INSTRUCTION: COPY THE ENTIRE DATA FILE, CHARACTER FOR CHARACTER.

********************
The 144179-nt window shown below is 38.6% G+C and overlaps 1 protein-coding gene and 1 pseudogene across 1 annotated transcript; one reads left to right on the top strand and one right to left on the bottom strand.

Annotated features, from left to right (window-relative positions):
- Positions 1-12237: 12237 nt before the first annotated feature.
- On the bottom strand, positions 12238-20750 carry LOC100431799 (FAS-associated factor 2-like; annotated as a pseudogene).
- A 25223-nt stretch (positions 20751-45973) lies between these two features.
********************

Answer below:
The 144179-nt window shown below is 38.6% G+C and overlaps 1 protein-coding gene and 1 pseudogene across 1 annotated transcript; one reads left to right on the top strand and one right to left on the bottom strand.

Annotated features, from left to right (window-relative positions):
- Positions 1-12237: 12237 nt before the first annotated feature.
- On the bottom strand, positions 12238-20750 carry LOC100431799 (FAS-associated factor 2-like; annotated as a pseudogene).
- A 25223-nt stretch (positions 20751-45973) lies between these two features.